BSA member David Jones was the UK and Ireland winner of the 'Topics' contest at the Autumn 2010 Conference of Toastmasters International in Dublin.
The Topics contest involves giving an impromptu speech for two minutes. The eight finalists are brought into the room one at a time and given the same topic or question to speak on. There is no preparation time: the contestant is given the topic and must speak immediately.
The UK and Ireland final was in front of an audience of 300. It was the fourth round of a competition that started two months earlier with contests in all 250 Toastmaster clubs.
David has now won the UK and Ireland title three times, which is unprecedented.
David has had a stammer since the age of six. He says, "I had speech therapy when I was at secondary school but didn't find it very helpful. I did the Starfish project about eight years ago, which I found much more effective."
How do you feel since winning?
"I have been on a high since the contest. I really wanted to win, so the buzz is huge. There's a strong sense of camaraderie in Toastmasters, and many people have been congratulating me. The first time I won the UK and Ireland title in 2004 I was thinking 'perhaps it's just beginner's luck'. Being a stammerer, I didn't have very high self esteem. Now I have won again, I'm beginning to believe people when they say I'm quite good at it."
What does it means to win at this level?
"Toastmasters has lots of great speakers, so winning makes me feel very pleased. I am hoping that winning at this level will lead to many more invitations to speak to audiences outside of Toastmasters."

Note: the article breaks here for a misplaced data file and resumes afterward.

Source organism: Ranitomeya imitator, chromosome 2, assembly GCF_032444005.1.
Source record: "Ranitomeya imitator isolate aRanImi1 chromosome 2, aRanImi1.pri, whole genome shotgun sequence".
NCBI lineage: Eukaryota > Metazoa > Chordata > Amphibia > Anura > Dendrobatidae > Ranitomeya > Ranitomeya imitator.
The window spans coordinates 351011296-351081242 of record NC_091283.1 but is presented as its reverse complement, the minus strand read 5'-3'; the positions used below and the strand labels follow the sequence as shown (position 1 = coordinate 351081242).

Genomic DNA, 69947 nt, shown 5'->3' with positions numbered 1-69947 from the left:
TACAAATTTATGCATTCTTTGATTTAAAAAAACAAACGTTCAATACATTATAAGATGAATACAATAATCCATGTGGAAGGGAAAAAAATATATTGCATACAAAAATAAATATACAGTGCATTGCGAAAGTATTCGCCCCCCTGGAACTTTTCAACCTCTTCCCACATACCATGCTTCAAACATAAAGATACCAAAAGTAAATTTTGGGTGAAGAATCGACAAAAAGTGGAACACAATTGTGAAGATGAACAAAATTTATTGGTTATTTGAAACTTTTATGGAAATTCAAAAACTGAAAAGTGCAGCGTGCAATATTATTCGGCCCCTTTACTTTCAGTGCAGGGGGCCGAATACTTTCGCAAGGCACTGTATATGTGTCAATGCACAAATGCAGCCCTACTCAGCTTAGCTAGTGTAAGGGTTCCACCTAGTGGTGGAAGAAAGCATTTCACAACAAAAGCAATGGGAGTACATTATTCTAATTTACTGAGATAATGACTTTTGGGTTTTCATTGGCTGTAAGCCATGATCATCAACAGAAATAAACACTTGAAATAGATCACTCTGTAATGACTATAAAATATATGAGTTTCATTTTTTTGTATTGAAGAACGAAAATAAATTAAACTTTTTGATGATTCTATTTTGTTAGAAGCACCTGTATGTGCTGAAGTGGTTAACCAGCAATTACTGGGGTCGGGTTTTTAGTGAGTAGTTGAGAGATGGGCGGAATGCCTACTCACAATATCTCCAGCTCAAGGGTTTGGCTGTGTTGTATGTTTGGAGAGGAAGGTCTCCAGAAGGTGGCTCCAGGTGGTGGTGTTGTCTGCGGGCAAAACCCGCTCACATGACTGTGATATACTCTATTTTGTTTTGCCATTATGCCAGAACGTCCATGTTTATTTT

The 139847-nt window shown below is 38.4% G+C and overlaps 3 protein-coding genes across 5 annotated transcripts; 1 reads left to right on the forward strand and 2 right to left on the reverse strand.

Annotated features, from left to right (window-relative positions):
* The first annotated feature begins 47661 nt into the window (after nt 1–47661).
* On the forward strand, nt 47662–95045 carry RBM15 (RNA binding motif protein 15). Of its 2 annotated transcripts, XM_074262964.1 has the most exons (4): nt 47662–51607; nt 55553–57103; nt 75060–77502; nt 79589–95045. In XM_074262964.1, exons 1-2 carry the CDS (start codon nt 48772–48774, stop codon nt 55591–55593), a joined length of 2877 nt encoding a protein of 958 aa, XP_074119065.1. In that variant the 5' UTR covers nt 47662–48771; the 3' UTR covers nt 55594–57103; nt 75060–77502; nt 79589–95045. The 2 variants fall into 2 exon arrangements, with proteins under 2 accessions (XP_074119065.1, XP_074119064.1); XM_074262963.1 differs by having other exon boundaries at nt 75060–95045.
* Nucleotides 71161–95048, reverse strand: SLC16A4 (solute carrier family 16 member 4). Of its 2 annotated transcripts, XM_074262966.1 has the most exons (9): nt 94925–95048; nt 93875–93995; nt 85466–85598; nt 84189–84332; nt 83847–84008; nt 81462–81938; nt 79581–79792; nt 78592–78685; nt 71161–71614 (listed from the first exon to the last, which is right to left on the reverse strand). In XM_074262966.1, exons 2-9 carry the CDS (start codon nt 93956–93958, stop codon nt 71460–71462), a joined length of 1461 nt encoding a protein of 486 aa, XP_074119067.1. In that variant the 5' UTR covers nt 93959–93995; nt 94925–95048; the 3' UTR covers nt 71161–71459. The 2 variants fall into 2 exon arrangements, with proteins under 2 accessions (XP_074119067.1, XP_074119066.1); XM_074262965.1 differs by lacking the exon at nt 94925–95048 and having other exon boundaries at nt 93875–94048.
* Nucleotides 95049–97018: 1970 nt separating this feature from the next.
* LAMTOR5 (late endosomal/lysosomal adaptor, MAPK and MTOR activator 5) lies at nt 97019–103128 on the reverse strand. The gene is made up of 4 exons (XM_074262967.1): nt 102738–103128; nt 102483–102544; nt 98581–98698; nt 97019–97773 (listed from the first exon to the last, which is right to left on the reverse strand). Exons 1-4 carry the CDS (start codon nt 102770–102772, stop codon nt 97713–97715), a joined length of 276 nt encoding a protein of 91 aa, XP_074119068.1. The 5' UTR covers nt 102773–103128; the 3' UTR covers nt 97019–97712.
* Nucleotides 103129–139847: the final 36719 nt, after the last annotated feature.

How has Toastmasters helped you?
"I have been a member of Toastmasters International for seven years. I usually speak at every meeting, so it has given me a massive amount of experience of standing up and speaking in front of audiences. Not only does that improve your confidence and help you to overcome your fear of speaking in public but the feedback you get helps you to improve your communication skills. Toastmasters is the most cost-effective public speaking training there is."
How about your stammer?
"As someone who stammers, Toastmasters has been invaluable. The more I speak in public the easier it gets and the more I enjoy it. There are still words I sometimes stammer on but my fluency has increased dramatically. Years ago, speaking in front of any sort of audience would terrify me because I would always be thinking "I'm a stammerer". The pressure of not wanting to stammer would increase the likelihood that I would stammer. It was a vicious circle. As I got more experience, I became less nervous and less obsessed with trying to hide my stammer. Ironically, getting more comfortable about stammering publicly has reduced the stress and improved my fluency. The interesting thing is that I now stammer less on stage than when I'm just talking to one person."
"I have given a few talks to raise funds for the BSA. I have also done about 350 stand-up comedy gigs, which can be very scary. But after stand-up, no other form of public speaking seems quite as bad. I also enjoy after-dinner speaking, and I'm hoping to do a lot more of that."